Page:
Note that the phrase leil shimurim literally means "night of the watches" (shimurim is plural), and therefore it refers not only to the original redemption in Egypt (i.e., the Passover), but also to the time of future redemption by the Messiah (Shemot Rabbah 18). This explains why this night is a vigil for all generations (Matt 24:42). The Talmud (Tractate Rosh Hashanah 11a) further states: "In Nisan our forefathers were redeemed from Egypt, and in Nisan we will be redeemed." In that sense, Nisan is called Chodesh ha-Yeshuah (חדֶשׁ הַיְשׁוּעָה), the "month of the salvation," both in terms of the physical deliverance from Egypt, but more profoundly in terms of the salvation given through the Messiah Yeshua (הַמָּשִׁיחַ יֵשׁוּעַ), who was crucified as the "Lamb of God" precisely during this time...

The LORD is a God of order, and the appointed times (מוֹעֲדִים) were intended to reveal prophetic truth about him. The Exodus is perhaps the most fundamental event of Jewish history. In addition to being commemorated every year during Passover (Exod. 12:24-27; Num. 9:2-3; Deut. 16:1), it is explicitly mentioned in the first of the Ten Commandments (Exod. 20:2), and it is recalled every Sabbath (Deut. 5:12-15). The festivals of Shavuot and Sukkot likewise derive from it (the former recalling the giving of the Torah at Sinai and the latter recalling God's care as the Exodus generation journeyed from Egypt to the Promised Land). Indeed, nearly every commandment of the Torah (including the laws of the Tabernacle and the sacrificial system) may be traced back to the story of the Exodus.  Most importantly, the Exodus prefigures and exemplifies the work of redemption given through the sacrificial life of Yeshua the Messiah, the true King of the Jews and the Lamb of God.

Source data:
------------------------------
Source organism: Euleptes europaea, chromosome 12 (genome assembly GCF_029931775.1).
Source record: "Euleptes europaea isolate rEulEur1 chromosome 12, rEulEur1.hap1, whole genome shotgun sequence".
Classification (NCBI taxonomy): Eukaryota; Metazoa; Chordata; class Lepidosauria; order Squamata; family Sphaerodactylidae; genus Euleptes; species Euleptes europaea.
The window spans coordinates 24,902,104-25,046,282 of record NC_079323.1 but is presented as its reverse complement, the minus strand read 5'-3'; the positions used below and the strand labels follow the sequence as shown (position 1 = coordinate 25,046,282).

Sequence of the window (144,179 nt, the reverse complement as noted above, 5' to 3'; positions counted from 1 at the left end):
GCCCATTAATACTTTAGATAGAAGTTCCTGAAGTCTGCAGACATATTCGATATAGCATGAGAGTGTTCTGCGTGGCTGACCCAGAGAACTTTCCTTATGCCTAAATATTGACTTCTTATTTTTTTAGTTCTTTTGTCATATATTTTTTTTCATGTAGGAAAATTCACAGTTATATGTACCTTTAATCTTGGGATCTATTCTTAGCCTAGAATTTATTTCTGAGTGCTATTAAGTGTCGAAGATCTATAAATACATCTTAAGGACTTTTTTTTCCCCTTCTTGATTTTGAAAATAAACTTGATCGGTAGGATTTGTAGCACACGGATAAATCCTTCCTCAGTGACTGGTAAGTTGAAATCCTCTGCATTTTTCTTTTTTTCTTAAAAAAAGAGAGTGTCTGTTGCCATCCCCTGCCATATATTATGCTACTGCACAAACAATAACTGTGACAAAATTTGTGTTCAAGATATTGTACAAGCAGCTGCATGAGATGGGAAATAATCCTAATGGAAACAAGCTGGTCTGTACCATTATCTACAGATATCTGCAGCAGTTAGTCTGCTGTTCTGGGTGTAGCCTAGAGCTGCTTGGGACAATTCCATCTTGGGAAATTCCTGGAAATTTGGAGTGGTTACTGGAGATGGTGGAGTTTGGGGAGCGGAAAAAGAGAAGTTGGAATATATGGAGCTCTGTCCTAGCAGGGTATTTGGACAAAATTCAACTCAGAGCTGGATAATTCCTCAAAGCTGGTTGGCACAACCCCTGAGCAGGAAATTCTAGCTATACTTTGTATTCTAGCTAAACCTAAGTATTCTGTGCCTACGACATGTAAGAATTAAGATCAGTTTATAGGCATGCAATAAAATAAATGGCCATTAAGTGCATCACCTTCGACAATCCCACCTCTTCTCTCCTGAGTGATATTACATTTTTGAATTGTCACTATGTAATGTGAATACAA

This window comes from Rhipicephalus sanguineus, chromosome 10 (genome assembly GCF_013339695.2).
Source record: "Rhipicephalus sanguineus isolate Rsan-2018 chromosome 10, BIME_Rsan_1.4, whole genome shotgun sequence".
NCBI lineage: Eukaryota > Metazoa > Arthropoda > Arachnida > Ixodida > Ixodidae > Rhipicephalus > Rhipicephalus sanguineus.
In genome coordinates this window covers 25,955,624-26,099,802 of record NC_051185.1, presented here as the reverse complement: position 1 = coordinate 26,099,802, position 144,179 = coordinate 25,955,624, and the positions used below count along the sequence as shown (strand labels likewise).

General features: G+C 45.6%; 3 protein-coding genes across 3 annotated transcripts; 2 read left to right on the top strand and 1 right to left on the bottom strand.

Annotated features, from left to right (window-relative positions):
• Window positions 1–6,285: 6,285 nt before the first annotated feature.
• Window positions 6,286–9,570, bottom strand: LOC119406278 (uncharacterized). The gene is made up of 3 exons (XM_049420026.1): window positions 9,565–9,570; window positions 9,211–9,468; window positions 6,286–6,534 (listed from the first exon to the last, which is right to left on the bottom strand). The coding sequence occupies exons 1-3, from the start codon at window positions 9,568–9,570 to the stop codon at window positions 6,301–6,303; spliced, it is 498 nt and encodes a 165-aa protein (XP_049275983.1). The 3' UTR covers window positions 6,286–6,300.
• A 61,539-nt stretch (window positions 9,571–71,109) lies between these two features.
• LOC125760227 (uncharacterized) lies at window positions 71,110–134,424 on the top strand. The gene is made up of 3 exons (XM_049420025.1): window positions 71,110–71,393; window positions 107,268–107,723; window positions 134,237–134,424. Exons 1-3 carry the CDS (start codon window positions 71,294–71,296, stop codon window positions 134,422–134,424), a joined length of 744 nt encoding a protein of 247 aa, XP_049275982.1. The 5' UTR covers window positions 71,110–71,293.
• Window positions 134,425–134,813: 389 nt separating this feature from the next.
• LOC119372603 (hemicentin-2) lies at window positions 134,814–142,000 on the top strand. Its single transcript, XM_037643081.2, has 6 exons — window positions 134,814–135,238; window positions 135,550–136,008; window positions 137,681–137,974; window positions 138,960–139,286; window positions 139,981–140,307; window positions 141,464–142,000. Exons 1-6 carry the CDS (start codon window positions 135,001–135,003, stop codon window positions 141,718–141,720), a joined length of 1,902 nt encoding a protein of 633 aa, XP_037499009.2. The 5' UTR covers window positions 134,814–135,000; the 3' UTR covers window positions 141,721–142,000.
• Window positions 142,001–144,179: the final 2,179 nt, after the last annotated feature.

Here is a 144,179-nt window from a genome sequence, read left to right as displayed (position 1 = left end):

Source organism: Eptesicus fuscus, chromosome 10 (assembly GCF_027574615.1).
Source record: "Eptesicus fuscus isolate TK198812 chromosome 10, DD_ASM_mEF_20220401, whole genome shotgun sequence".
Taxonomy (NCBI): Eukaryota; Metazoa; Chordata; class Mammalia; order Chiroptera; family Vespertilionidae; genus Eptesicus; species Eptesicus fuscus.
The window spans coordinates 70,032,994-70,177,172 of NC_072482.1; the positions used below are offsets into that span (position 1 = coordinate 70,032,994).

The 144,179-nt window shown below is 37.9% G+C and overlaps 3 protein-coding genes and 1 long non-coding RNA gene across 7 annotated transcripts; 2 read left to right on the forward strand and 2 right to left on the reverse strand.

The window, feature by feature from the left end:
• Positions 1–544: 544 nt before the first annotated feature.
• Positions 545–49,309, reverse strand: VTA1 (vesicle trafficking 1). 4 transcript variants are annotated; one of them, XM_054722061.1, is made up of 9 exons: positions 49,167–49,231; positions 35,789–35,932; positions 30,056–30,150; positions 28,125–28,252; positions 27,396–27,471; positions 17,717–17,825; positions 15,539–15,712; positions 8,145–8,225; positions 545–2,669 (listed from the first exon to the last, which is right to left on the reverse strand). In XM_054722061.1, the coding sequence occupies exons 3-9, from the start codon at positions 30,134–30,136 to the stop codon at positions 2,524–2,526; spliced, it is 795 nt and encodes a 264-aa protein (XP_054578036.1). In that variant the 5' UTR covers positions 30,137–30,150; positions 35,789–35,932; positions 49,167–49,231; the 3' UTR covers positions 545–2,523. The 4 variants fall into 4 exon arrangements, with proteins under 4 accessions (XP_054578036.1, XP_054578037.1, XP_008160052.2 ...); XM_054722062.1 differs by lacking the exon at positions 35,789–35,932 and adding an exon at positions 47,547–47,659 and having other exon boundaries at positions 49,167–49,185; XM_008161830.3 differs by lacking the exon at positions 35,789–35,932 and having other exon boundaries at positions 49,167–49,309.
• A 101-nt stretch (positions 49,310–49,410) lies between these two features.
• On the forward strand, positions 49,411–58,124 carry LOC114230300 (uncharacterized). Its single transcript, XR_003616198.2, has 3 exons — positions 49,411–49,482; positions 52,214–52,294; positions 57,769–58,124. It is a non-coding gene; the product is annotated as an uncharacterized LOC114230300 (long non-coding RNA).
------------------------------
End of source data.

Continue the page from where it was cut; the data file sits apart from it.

The very first occurrence of the word "Torah" in the Scriptures refers to the obedient faith of Abraham (Gen. 26:5), and the second occurrence refers to the law of Passover: "There shall be one law (תּוֹרָה) for the native and for the stranger who sojourns among you" (Exod. 12:49). There is a link between these two occurrences. Abraham lived before the time of the Exodus, of course, and therefore the he obeyed the law of Passover by means of the Akedah (the sacrifice of his "only begotten" son Isaac). Despite offering his son up upon the altar at Moriah, Abraham believed in the LORD and it was credited to him as tzedakah (righteousness). Abraham's obedience revealed that the inner meaning of Torah is that the "righteous shall live by faith" (Hab. 2:4, Rom. 1:17). The Torah of Passover likewise teaches that redemption from death is possible through the exchange of an innocent sacrificial victim. The blood of the Passover was "a sign" of imputed righteousness that was obtained entirely by faith. This is the "korban" principle of "life-for-life" that underlies the Torah of the sacrificial system of the Tabernacle as well.  Ultimately all true Torah points to Yeshua, who is the divinely appointed Redeemer and the beginning and goal of all of creation... "When the fullness of time (τὸ πλήρωμα τοῦ χρόνου) had come, God sent forth his Son, born of woman, born under the Torah, to redeem those who were under the Torah, so that we might receive adoption as sons" (Gal. 4:4-5).